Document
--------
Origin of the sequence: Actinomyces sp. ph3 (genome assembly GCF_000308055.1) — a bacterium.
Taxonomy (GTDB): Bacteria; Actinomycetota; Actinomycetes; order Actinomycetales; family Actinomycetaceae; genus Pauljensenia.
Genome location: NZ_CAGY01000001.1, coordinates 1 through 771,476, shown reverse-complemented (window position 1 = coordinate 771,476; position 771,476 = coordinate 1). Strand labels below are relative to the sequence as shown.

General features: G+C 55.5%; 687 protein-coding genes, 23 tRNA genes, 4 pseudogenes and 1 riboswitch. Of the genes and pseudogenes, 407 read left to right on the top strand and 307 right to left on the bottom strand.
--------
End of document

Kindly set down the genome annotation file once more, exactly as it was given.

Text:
Origin of the sequence: Actinomyces sp. ph3 (genome assembly GCF_000308055.1) — a bacterium.
Taxonomy (GTDB): Bacteria; Actinomycetota; Actinomycetes; order Actinomycetales; family Actinomycetaceae; genus Pauljensenia.
Genome location: NZ_CAGY01000001.1, coordinates 1 through 771,476, shown reverse-complemented (window position 1 = coordinate 771,476; position 771,476 = coordinate 1). Strand labels below are relative to the sequence as shown.

General features: G+C 55.5%; 687 protein-coding genes, 23 tRNA genes, 4 pseudogenes and 1 riboswitch. Of the genes and pseudogenes, 407 read left to right on the top strand and 307 right to left on the bottom strand.